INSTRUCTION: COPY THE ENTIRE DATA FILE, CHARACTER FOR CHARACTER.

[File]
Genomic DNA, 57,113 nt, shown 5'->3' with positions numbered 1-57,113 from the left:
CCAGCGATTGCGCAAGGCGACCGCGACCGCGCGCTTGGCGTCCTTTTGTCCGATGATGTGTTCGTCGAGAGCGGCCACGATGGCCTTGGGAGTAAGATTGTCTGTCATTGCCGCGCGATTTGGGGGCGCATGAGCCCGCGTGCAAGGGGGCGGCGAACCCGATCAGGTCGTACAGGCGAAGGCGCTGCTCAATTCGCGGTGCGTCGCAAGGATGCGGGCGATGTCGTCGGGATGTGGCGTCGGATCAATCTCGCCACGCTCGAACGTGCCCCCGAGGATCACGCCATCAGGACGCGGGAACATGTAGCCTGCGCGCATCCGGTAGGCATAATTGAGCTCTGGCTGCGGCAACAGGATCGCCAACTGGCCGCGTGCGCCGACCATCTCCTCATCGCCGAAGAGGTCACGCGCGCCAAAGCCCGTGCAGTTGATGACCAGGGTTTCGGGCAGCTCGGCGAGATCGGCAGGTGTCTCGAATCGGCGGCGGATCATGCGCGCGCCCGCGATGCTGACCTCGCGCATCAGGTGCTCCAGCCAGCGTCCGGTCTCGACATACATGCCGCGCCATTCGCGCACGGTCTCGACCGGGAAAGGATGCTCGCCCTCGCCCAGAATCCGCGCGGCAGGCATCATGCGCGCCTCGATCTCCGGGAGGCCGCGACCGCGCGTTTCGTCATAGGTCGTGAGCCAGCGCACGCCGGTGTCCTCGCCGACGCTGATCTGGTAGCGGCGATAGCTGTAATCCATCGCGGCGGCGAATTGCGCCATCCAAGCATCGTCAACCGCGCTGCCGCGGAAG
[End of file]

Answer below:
Genomic DNA, 57,113 nt, shown 5'->3' with positions numbered 1-57,113 from the left:
CCAGCGATTGCGCAAGGCGACCGCGACCGCGCGCTTGGCGTCCTTTTGTCCGATGATGTGTTCGTCGAGAGCGGCCACGATGGCCTTGGGAGTAAGATTGTCTGTCATTGCCGCGCGATTTGGGGGCGCATGAGCCCGCGTGCAAGGGGGCGGCGAACCCGATCAGGTCGTACAGGCGAAGGCGCTGCTCAATTCGCGGTGCGTCGCAAGGATGCGGGCGATGTCGTCGGGATGTGGCGTCGGATCAATCTCGCCACGCTCGAACGTGCCCCCGAGGATCACGCCATCAGGACGCGGGAACATGTAGCCTGCGCGCATCCGGTAGGCATAATTGAGCTCTGGCTGCGGCAACAGGATCGCCAACTGGCCGCGTGCGCCGACCATCTCCTCATCGCCGAAGAGGTCACGCGCGCCAAAGCCCGTGCAGTTGATGACCAGGGTTTCGGGCAGCTCGGCGAGATCGGCAGGTGTCTCGAATCGGCGGCGGATCATGCGCGCGCCCGCGATGCTGACCTCGCGCATCAGGTGCTCCAGCCAGCGTCCGGTCTCGACATACATGCCGCGCCATTCGCGCACGGTCTCGACCGGGAAAGGATGCTCGCCCTCGCCCAGAATCCGCGCGGCAGGCATCATGCGCGCCTCGATCTCCGGGAGGCCGCGACCGCGCGTTTCGTCATAGGTCGTGAGCCAGCGCACGCCGGTGTCCTCGCCGACGCTGATCTGGTAGCGGCGATAGCTGTAATCCATCGCGGCGGCGAATTGCGCCATCCAAGCATCGTCAACCGCGCTGCCGCGGAAG